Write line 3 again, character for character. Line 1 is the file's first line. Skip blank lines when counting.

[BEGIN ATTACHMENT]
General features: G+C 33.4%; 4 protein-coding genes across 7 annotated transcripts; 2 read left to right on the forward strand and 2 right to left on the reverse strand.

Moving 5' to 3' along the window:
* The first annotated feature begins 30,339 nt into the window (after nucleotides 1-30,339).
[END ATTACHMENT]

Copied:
* The first annotated feature begins 30,339 nt into the window (after nucleotides 1-30,339).